State Sen. Andrew Rice has introduced legislation that could eventually allow grocery stores in Oklahoma and Tulsa counties to sell wine and chilled, high-point beer.
Rice, an Oklahoma City Democrat, pictured right, calls it an economic development issue, and he’s right. It’s way past time for the two largest counties in Oklahoma to discard the state’s archaic and prudish liquor laws and make it more convenient for shoppers to purchase wine and beer.
Changing the current laws would almost certainly lead to new and/or expanded grocery stores in downtown Oklahoma City. This would attract even more people to live in the downtown area, which then leads to more development.
Senate Joint Resolution 62 would allow voters to decide the issue. Here is how the proposition might appear on the ballot, according to the bill, which can be found on the Oklahoma Legislature web site:
This measure amends Section 4 of Article 28 of the State Constitution. Right now, only a liquor store can sell liquor. A winery can sell the wine it makes. Liquor stores cannot sell other items unless it is separated by walls. This measure does not change that law. This measure allows a food market to sell wine and beer. The food market must be located in a county of three hundred thousand (300,000) persons, and have food sales of eighty percent (80%) or more of its total sales. A food market is a store that sells all types of foods and other items to the public. This measure allows a food market to sell wine and beer with other merchandise. It also allows the public to enter the food market that sells wine and beer.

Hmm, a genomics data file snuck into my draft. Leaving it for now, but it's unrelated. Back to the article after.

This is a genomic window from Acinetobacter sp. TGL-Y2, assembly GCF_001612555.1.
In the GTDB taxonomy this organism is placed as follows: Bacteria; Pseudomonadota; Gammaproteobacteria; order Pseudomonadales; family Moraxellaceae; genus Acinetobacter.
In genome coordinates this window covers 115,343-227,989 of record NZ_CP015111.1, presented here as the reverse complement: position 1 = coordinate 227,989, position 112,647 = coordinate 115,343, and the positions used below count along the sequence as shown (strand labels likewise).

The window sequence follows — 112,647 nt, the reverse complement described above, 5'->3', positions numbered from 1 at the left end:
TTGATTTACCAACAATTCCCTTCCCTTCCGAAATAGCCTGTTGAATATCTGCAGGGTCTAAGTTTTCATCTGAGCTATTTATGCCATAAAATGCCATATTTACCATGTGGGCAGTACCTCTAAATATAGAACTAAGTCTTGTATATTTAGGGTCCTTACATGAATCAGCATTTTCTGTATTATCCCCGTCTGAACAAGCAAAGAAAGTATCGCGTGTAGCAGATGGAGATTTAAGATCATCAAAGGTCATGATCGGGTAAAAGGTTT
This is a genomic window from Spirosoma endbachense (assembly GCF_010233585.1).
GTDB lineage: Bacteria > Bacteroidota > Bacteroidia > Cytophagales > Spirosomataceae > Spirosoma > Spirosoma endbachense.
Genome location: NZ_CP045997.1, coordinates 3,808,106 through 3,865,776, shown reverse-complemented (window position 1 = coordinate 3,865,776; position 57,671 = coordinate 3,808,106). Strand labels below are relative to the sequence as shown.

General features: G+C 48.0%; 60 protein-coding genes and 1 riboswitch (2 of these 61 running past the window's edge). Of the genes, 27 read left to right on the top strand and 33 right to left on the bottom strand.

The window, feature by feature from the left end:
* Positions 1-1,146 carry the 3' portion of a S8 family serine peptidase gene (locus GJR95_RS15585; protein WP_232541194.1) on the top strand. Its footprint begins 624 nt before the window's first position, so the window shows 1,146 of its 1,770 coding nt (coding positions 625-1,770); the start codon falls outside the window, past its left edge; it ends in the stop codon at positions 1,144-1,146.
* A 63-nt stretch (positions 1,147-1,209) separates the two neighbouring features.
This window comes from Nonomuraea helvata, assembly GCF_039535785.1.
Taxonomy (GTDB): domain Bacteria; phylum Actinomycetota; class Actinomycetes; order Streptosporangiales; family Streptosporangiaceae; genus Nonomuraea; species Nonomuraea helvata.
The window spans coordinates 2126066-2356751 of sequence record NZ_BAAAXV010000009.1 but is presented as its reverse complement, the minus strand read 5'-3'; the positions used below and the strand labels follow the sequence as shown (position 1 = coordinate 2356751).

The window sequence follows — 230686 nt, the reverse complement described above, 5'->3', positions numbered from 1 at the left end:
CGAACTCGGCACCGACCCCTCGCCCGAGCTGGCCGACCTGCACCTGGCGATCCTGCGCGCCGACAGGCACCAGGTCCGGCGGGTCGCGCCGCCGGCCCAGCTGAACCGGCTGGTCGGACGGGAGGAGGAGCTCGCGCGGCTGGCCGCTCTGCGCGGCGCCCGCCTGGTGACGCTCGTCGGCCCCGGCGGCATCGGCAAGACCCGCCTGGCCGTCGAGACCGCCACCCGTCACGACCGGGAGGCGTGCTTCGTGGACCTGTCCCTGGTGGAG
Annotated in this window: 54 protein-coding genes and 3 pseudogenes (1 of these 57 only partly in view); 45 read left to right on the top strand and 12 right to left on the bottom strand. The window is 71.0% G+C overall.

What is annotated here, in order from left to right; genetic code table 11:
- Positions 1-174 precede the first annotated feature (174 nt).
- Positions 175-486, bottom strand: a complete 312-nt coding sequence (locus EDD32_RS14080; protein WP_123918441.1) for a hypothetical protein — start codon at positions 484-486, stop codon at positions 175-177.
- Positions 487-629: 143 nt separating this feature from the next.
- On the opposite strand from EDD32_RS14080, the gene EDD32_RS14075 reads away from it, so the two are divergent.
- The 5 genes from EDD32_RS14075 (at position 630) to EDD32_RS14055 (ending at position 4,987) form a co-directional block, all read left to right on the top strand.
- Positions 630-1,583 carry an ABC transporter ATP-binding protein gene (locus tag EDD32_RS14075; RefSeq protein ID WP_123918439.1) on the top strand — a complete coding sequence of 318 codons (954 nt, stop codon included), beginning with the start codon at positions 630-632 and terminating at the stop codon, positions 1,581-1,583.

Rice has also introduced Senate Bill 2205 that would establish the licensing requirements for liquor sales at grocery stores.
The legislation will be considered by the Senate Business and Labor Committee at 2 p.m. Monday, according to Rice, who is urging Oklahomans to contact their legislators to let them know they support it.
Will liquor store retailers and the religious right oppose the bill? It remains to be seen. But nothing will happen unless this issue is debated openly and people speak up for rational and modern liquor laws in this state.